As the wider crypto market has tanked in the weeks since the Terra collapse, other flailing companies have been similarly unwilling to publicly reflect on the damage. The crypto lender Celsius Network made it big by promising yields much higher than those of traditional bank accounts. That approach generated gobs of money when crypto was booming, but apparently it hasn’t fared so well during the downturn. As rumors began to circulate about Celsius’s financial issues, the company’s founder, Alex Mashinsky, dismissed it all as “FUD,” crypto shorthand for “fear, uncertainty, and doubt.” “Do you know even one person who has a problem withdrawing from Celsius?” he tweeted. Just over 24 hours later, the company put a freeze on all withdrawals, locking customers out of their accounts. (The freeze remains in place almost two weeks later.)

[…]

Throughout the industry, there’s a sense from the biggest players in crypto that if we all just keep the faith, traders can effectively spend their way out of the crisis. Cameron Winklevoss, the billionaire co-founder of the crypto exchange Gemini, recently tweeted that the bitcoin dip feels “irrational,” because “the underlying fundamentals, adoption, and infrastructure have never been stronger.” It’s not a question of fundamentals, though; asking people to look more closely at the tech will not somehow end the bear market. A few days ago, Michael Saylor, whose software company, MicroStrategy, has spent billions of dollars acquiring bitcoin, called the cryptocurrency “a lifeboat, tossed on a stormy sea, offering hope to anyone in the world that needs to get off their sinking ship.” But right now, bitcoin is the sinking ship.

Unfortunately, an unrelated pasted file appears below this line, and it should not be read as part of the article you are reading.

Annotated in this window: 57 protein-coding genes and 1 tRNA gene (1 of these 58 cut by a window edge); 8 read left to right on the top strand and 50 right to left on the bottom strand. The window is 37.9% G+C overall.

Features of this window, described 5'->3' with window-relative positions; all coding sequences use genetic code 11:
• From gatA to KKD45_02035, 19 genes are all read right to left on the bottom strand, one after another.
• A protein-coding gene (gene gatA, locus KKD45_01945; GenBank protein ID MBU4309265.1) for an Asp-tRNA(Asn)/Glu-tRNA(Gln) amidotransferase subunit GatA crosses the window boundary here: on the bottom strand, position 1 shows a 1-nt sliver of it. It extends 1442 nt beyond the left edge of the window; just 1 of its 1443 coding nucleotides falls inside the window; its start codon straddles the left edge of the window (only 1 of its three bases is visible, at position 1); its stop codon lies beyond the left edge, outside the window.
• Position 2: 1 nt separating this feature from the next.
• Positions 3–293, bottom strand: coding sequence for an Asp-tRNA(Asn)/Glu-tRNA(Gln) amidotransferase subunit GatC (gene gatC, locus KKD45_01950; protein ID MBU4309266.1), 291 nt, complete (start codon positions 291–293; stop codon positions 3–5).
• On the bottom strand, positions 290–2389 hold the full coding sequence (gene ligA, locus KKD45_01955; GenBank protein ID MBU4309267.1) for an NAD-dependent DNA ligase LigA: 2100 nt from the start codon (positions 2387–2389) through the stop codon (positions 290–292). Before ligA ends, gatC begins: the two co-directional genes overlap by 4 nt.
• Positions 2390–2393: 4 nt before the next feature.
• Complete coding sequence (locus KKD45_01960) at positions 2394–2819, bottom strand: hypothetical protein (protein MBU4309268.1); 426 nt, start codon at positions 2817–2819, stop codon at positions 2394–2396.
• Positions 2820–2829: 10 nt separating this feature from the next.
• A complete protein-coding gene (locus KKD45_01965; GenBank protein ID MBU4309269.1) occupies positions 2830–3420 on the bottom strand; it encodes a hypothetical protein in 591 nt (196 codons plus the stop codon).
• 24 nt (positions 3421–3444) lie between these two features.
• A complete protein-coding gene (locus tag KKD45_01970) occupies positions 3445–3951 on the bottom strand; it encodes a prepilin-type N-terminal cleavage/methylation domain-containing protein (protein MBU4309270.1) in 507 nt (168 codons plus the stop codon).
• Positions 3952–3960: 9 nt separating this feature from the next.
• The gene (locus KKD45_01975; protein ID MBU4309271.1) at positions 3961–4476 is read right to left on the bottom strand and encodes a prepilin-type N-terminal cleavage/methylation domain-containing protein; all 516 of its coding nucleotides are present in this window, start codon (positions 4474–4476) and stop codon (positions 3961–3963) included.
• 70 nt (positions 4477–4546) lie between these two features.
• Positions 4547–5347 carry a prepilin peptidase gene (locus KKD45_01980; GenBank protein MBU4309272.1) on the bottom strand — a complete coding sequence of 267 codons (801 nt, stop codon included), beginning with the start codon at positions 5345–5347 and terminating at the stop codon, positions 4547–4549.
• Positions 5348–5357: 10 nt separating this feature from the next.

Source: Crypto Is Crashing. Have the Crypto Bosses Learned Anything At All? | The Atlantic

The economics of blockchain-based gaming don’t add up

Blake Robbins, who used to work on game design at Roblox, has written an in-depth post on why blockchain-based gaming will never take off.

TL;DR: not only is it likely to be a Ponzi scheme, it’s just a really bad idea for basic economic reasons.

The policy trilemma

Narratives can be moulded, but unfortunately crypto gaming evangelists will not be able to change basic economics. The fact that the problem with the Mundell-Fleming trilemma and how crypto games fall on the wrong side of them from a pure game design perspective which ultimately prevent large developers from creating AAA games with open economies as well as ruining user experience is totally ignored by VCs who are funnelling absurd amounts of money into these projects makes me question if they actually believe in the narrative they’re pushing, or if they’re simply investing in token pre-sales and planning on dumping on unwitting retail bagholders.

For the record, I’m not a crypto hater or anything… [h]owever, I just don’t see the application of decentralised blockchains in gaming, there isn’t a need. Putting games on the blockchain will just result in really slow servers as everything would constantly have to be verified by a decentralised database. No one gamer has ever said: “I don’t trust Rockstar to store my data correctly which is why I won’t buy GTA V”. Building games for the sole purpose of “play to earn” or “play to own” means that players are no longer playing games for enjoyment, but rather the hope that they can monetise their holdings. Inevitably, this means that the quality of game experience will drop, as developers focus solely on how to turn every single aspect of a game into an NFT which can be traded. Collectible trading should be complementary, like in Roblox or Counter-Strike , it should not be the whole purpose of a game. You might as well scrap the game altogether, and just focus on making NFT collections like Bored Apes or Cryptopunks. Recreating games to have a similiar culture will not work out.

Source: Why crypto gaming is not the future | blakeir